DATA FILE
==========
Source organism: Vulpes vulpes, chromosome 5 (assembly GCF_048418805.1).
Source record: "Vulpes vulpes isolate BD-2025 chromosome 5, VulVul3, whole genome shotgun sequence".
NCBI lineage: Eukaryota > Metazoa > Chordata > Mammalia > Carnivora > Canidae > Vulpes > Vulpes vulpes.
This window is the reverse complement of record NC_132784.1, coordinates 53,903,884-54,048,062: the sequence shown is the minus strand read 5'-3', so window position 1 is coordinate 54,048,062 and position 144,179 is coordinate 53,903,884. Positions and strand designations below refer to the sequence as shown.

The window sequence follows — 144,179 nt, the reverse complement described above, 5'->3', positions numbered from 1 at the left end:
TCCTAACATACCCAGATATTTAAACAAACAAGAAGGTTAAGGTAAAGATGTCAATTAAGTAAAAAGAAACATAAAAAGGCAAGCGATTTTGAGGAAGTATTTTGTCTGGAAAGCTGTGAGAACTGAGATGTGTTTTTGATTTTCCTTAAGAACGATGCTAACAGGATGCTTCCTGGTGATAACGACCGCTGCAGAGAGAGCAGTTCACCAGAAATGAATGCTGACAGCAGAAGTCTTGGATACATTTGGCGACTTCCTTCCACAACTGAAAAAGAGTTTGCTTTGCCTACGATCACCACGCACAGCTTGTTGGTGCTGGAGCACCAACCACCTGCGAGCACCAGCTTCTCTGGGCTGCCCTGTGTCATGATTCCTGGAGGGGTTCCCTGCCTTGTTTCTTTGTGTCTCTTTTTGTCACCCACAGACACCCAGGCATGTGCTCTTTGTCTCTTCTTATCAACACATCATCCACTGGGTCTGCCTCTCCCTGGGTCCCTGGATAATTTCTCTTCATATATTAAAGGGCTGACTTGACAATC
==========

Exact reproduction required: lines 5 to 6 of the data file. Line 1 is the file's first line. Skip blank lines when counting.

The window sequence follows — 144,179 nt, the reverse complement described above, 5'->3', positions numbered from 1 at the left end:
TCCTAACATACCCAGATATTTAAACAAACAAGAAGGTTAAGGTAAAGATGTCAATTAAGTAAAAAGAAACATAAAAAGGCAAGCGATTTTGAGGAAGTATTTTGTCTGGAAAGCTGTGAGAACTGAGATGTGTTTTTGATTTTCCTTAAGAACGATGCTAACAGGATGCTTCCTGGTGATAACGACCGCTGCAGAGAGAGCAGTTCACCAGAAATGAATGCTGACAGCAGAAGTCTTGGATACATTTGGCGACTTCCTTCCACAACTGAAAAAGAGTTTGCTTTGCCTACGATCACCACGCACAGCTTGTTGGTGCTGGAGCACCAACCACCTGCGAGCACCAGCTTCTCTGGGCTGCCCTGTGTCATGATTCCTGGAGGGGTTCCCTGCCTTGTTTCTTTGTGTCTCTTTTTGTCACCCACAGACACCCAGGCATGTGCTCTTTGTCTCTTCTTATCAACACATCATCCACTGGGTCTGCCTCTCCCTGGGTCCCTGGATAATTTCTCTTCATATATTAAAGGGCTGACTTGACAATC